What’s in a name: A dedicated guide to the rare names of local churches

St Gervase and St Protase Church, Little Plumstead.Picture: ANTONY KELLY

St Gervase and St Protase Church, Little Plumstead.Picture: ANTONY KELLY - Credit: Archant

Saints and angels accompany every visit to a church and Rowan Mantell has discovered that Norfolk has some very unusual dedications.

St Remigius Church, Hethersett.

St Remigius Church, Hethersett. - Credit: Eastern Daily Press © 2011

There are innumerable astounding facts about our world-beating collection of medieval churches, each beautiful building a work of art in itself, together an unparalleled inheritance. Their architecture stretches back more than 1,000 years; the angel roofs and stained glass windows, round towers and frescos are among the finest anywhere in the world; memorials, screens, bells, organs and more are all remarkable.

And then there are the names.

Every church is dedicated to a saint, and among the multitude of Andrews, Marys and Margarets, some very unusual names appear.

There is just one church in the country dedicated to St Gervase and St Protase and it is in Little Plumstead, near Norwich.

St Gervase and St Protase were twins, killed for their faith, in Rome in the reign of Emperor Nero. They are the patron saints of Milan and haymakers and their Norfolk church has a round tower dating back around 1,000 years. Its current parishioners founded the Friends of Little Plumstead church to help maintain the ancient building.

Chairman Gerry Jarvis said he had not been able to discover how the unique name came about, despite searching through church and county records, but the people of Little Plumstead, although alone in Britain, are in fine company in continental Europe, where there were once hundreds of churches dedicated to the twin saints. In Germany they became a local version of England's St Swithin, with an old saying: 'When it rains on St Gervasius' Day, Forty days of rain will follow.'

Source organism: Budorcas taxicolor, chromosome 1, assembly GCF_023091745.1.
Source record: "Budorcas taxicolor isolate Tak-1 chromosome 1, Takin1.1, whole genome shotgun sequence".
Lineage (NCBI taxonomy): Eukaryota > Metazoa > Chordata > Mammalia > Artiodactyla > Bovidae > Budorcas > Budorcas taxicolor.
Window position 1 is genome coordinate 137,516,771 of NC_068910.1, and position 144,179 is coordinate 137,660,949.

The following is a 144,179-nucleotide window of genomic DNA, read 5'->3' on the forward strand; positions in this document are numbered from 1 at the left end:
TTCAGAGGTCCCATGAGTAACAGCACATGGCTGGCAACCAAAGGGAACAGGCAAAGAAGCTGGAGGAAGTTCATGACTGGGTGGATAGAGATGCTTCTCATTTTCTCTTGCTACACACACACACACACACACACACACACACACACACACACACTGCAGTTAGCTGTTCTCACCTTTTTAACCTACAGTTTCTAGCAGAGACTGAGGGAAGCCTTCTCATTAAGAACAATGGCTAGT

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Just three more Norfolk parish churches have unique dedications - including in Bixley, near Norwich, where the fire-ravaged church, virtually destroyed in 2004, is named in honour of St Wandregeselius, and in Woodbastwick, on the Broads, where the church is dedicated to St Fabian and St Sebastian, early saints who share a commemoration day, and a tomb in the Roman catacombs.

Wandregisilus, also known as Wandrille and Vandrille, was a French hermit and Abbot and the church at Bixley, now the subject of a planning application to convert it into a home, is thought to have once housed a relic of the saint and welcomed pilgrims.

The parish church in Bawburgh, near Norwich, was also a pilgrimage church, dedicated to the Norfolk farmer worker and saint who died exactly 1,000 years ago. Although St Walstan's shrine was destroyed during the Reformation, his well can still be seen close to the village church of St Walstan and St Mary.

Of the six churches dedicated to St Remigius in Britain, four of them in Norfolk – at Hethersett, Dunston, near Norwich, Roydon, near Diss, and Seething, near Loddon (jointly with St Margaret.)

The saint is famous for baptising the King of France on Christmas Day 496 – leading to the conversion of the entire population. The churches at Roydon and Seething both have round towers dating back to Norman times – when William the Conqueror invaded from Normandy.

There are just three churches, nationwide, named in honour of St Cecilia, a musical second-century Christian executed in Rome – and St Cecilia's, West Bilney, is one of them.

It is looked after by the Norfolk Churches Trust, which celebrates its 40th anniversary this year, and hopes to raise more than £100,000 during tomorrow's annual Norfolk Churches Trust bike ride. More than 600 Norfolk churches will be open from 9am to 5pm for the sponsored ride. People can visit by car too, and many of the churches will also be participating in the Heritage Open Days weekend.

Funds raised by the annual bike ride are split between each participant's chosen church and the Trust, which looks after 13 churches in the county, and gives grants to hundreds more for repairs, restoration and conservation. The person who raises the most money will be given a certificate signed by the Trust's patron, the Prince of Wales and the 10 cyclists who visit the most churches will be honoured on the Trust's website 'wall of fame.'

• For more information on the Norfolk Churches Trust bike ride and a list of all 600-plus participating churches, visit norfolkchurchestrust.org.uk

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